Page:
François Fillon, the man tipped to win the French rightwing presidential nomination on Sunday, is a free-market reformer, devout Catholic and motor sport fan who has promised to transform France.
Fillon, 62, has professed admiration for Britain’s 1980s prime minister Margaret Thatcher and vowed to slash public spending to shrink the French state.
“You have to tear the house down to properly rebuild it,” he has said.
His runaway victory in the first round of the centre-right Republicans party primary last Sunday was revenge on his former boss, ex-president Nicolas Sarkozy.
Sarkozy, who crashed out in third place, had once dismissed Fillon as a “Mr Nobody” when he served as Sarkozy’s prime minister from 2007 to 2012.
But the man who himself admitted in a TV interview he had a “boring image” has emerged as the right’s best hope to retake power after five years of Socialist rule.
The winner of Sunday’s primary run-off will become the favourite for next year’s presidential election in May where he will likely face — and polls say beat — Marine Le Pen, leader of the far-right National Front (FN).
With the backing of influential fellow Republicans leaders and favourable polls, Fillon has the momentum heading into Sunday’s vote to clinch the nomination against rival candidate Alain Juppe, 71.
Fillon, an amateur rally driver who was born in Le Mans, home of the world-renowned 24-hour race, believes he is “several laps ahead” of his adversary.
Perhaps because of his softly-spoken and understated style, Fillon was not taken seriously until his late acceleration in the two-month primary campaign.
At the start he was a distant third place in opinion polls, but after a series of assured television performances he surged to take 44 percent of the vote last Sunday.
Since then, he has picked up some heavyweight endorsements, including from Sarkozy.
Fillon has a radical economic reform programme, including scrapping the 35-hour week, one of the sacred cows of the French left.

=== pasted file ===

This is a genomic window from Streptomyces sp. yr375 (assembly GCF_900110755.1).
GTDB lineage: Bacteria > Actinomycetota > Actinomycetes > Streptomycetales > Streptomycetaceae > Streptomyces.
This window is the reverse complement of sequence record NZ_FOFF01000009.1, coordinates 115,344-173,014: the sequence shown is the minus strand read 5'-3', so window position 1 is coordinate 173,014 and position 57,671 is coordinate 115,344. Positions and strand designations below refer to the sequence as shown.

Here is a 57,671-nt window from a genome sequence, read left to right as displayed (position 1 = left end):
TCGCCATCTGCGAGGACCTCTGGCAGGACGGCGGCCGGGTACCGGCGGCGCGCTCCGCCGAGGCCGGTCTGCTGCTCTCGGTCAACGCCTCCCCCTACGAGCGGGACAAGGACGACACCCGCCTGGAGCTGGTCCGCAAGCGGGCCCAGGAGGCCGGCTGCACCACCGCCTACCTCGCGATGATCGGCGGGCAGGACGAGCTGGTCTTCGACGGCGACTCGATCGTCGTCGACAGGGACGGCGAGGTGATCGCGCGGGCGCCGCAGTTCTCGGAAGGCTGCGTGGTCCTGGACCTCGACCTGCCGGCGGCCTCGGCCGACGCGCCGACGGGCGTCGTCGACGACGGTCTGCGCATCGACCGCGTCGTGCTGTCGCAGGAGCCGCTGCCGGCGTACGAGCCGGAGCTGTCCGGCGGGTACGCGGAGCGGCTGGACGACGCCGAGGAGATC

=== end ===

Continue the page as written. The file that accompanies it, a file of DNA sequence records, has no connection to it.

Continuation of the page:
He has also pledged to slash an eye-popping 500,000 jobs from the public sector, leading to charges from the more centrist Juppe that he wants to reform “brutally” when a more consensual approach is needed.
“I’m tagged with the label of an (economic) liberal in the same way they would daub crosses on the doors of lepers in the Middle Ages,” Fillon has joked.
He argues he is merely “a pragmatist”.
Fillon is also socially conservative, reflecting his life as a father of five children and practising Catholic who has been married to his Welsh wife Penelope for more than 30 years. They live in a 12th century manor house near Le Mans.
He voted against gay marriage when it was introduced by Socialist President François Hollande and has said he wants to amend the 2013 law.
His views on abortion — he is personally opposed but says he will not change the law or funding for it — have also been in the spotlight.
“My conscience is my business,” he said on Thursday during a final televised debate.
Compared with Juppe, Fillon also takes a harder line on questions of identity and Islam which have dominated the Republicans party primary campaign after a string of jihadist attacks in France.
He penned a book over the summer called “Defeating Islamic Totalitarianism” and believes “there is a problem linked to Islam” in France after a series of attacks by homegrown jihadists.
“No, France is not a multi-cultural country. France has a history, a language and a culture which have naturally been enriched from outside,” Fillon said on Thursday.
Support from Putin
The self-declared “Gaullist” — a form of nationalism that proposes an independent and strong France — has been in politics for around 40 years.
He formed a bond with Russian President Vladimir Putin when both men overlapped as prime ministers from 2008-2012 and their closeness has led to questions about his foreign policy.
Former foreign minister Bernard Kouchner, who worked with Fillon, told AFP this week that the two leaders would sometimes jog together and demonstrated “a friendship, a mutual understanding”.
While Fillon maintains that France must keep its alliance with the United States, he favours closer ties to Moscow and has accused Europe and Washington of provoking Putin.
He is against sanctions imposed on Russia after Putin’s invasion of Ukraine in 2014 and he has resisted pressure to condemn alleged war crimes by Russian forces in Syria.
“The question is: must we continue to provoke the Russians, refusing dialogue with them and pushing them to be more and more violent, aggressive and less and less European?” he said in October.